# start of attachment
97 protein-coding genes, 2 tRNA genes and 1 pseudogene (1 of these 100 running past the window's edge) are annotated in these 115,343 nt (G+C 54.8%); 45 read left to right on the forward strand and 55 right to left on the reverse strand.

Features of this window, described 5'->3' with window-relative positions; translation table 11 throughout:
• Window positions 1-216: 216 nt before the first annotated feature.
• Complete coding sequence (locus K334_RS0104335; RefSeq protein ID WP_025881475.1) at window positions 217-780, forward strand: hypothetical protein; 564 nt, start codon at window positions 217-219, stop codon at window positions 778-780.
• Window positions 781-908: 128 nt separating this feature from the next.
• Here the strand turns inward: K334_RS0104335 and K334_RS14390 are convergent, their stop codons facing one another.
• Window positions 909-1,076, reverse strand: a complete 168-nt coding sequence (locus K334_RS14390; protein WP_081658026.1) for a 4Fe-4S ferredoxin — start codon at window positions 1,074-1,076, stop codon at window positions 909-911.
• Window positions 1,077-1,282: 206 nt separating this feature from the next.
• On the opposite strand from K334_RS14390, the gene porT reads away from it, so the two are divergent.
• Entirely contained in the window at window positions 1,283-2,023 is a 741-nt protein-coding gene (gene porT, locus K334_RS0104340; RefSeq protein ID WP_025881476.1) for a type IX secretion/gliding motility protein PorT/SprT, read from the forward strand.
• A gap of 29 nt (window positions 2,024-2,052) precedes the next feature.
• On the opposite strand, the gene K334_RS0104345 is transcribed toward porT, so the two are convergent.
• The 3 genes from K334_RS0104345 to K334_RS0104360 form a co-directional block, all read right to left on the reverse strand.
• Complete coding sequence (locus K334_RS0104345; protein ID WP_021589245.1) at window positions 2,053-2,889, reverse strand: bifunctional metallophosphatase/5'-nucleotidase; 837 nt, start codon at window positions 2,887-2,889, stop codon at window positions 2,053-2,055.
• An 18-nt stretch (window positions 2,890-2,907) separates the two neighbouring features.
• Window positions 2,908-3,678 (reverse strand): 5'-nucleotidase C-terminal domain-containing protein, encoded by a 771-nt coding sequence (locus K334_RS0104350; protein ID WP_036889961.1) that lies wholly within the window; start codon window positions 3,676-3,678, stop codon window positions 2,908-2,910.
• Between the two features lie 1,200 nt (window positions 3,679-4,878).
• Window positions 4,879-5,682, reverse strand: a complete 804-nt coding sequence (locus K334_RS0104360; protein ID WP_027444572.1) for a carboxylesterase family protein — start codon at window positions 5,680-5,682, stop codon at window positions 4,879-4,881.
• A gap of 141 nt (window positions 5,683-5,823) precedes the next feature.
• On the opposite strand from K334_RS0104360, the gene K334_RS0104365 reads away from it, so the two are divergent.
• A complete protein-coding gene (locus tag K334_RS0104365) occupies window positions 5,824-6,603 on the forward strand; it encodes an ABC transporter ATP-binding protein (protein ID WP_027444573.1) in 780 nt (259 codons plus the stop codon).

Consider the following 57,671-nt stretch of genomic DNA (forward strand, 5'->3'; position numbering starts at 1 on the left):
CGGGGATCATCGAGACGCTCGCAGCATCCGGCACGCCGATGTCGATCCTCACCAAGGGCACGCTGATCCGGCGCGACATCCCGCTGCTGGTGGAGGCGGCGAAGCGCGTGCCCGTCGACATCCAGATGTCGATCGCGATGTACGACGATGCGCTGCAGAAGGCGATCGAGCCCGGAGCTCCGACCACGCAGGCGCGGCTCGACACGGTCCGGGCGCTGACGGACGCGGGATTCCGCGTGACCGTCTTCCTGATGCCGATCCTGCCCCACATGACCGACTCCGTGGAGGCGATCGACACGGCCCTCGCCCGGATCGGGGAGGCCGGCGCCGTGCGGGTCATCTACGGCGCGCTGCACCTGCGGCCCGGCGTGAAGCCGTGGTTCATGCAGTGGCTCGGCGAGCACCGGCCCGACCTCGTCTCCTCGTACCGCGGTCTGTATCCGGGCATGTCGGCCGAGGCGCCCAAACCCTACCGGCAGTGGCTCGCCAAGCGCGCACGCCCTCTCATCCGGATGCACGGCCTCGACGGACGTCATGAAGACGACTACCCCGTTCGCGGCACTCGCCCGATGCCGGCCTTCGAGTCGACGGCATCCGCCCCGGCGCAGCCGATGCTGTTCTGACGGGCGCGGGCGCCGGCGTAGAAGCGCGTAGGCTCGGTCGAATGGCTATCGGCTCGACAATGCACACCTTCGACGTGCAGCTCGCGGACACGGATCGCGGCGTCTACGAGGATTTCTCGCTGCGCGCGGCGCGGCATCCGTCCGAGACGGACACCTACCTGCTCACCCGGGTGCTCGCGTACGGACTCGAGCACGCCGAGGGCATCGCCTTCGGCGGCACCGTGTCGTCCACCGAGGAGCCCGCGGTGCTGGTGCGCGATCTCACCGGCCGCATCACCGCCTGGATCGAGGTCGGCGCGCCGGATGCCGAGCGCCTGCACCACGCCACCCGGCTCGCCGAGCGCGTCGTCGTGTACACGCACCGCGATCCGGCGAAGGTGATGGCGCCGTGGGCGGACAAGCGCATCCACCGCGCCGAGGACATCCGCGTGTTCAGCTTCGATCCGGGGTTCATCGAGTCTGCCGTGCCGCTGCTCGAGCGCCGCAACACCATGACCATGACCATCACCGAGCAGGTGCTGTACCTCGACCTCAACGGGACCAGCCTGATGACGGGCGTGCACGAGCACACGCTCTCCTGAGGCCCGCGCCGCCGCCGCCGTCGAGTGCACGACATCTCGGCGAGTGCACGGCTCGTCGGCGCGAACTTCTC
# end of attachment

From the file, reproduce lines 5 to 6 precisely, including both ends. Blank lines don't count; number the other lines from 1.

• Window positions 781-908: 128 nt separating this feature from the next.
• Here the strand turns inward: K334_RS0104335 and K334_RS14390 are convergent, their stop codons facing one another.